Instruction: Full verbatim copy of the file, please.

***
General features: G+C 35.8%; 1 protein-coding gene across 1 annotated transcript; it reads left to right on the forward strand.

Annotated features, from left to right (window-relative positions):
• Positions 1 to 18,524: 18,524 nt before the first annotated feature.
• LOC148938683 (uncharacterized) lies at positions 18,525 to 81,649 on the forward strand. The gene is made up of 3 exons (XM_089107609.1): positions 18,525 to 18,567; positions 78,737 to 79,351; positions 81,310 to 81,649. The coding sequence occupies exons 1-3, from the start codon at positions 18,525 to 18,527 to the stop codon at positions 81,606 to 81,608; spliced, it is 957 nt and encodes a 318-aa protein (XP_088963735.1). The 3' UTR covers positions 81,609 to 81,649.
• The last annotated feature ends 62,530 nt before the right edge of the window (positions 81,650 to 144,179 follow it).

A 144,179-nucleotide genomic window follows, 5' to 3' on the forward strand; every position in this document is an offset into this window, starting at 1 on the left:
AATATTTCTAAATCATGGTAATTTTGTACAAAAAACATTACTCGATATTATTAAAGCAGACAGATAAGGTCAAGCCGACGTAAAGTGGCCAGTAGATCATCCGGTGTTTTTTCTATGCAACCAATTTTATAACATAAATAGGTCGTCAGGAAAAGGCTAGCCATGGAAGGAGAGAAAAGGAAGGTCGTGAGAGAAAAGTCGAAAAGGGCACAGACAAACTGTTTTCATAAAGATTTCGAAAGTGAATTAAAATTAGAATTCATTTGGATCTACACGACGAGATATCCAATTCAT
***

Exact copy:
General features: G+C 35.8%; 1 protein-coding gene across 1 annotated transcript; it reads left to right on the forward strand.

Annotated features, from left to right (window-relative positions):
• Positions 1 to 18,524: 18,524 nt before the first annotated feature.
• LOC148938683 (uncharacterized) lies at positions 18,525 to 81,649 on the forward strand. The gene is made up of 3 exons (XM_089107609.1): positions 18,525 to 18,567; positions 78,737 to 79,351; positions 81,310 to 81,649. The coding sequence occupies exons 1-3, from the start codon at positions 18,525 to 18,527 to the stop codon at positions 81,606 to 81,608; spliced, it is 957 nt and encodes a 318-aa protein (XP_088963735.1). The 3' UTR covers positions 81,609 to 81,649.
• The last annotated feature ends 62,530 nt before the right edge of the window (positions 81,650 to 144,179 follow it).

A 144,179-nucleotide genomic window follows, 5' to 3' on the forward strand; every position in this document is an offset into this window, starting at 1 on the left:
AATATTTCTAAATCATGGTAATTTTGTACAAAAAACATTACTCGATATTATTAAAGCAGACAGATAAGGTCAAGCCGACGTAAAGTGGCCAGTAGATCATCCGGTGTTTTTTCTATGCAACCAATTTTATAACATAAATAGGTCGTCAGGAAAAGGCTAGCCATGGAAGGAGAGAAAAGGAAGGTCGTGAGAGAAAAGTCGAAAAGGGCACAGACAAACTGTTTTCATAAAGATTTCGAAAGTGAATTAAAATTAGAATTCATTTGGATCTACACGACGAGATATCCAATTCAT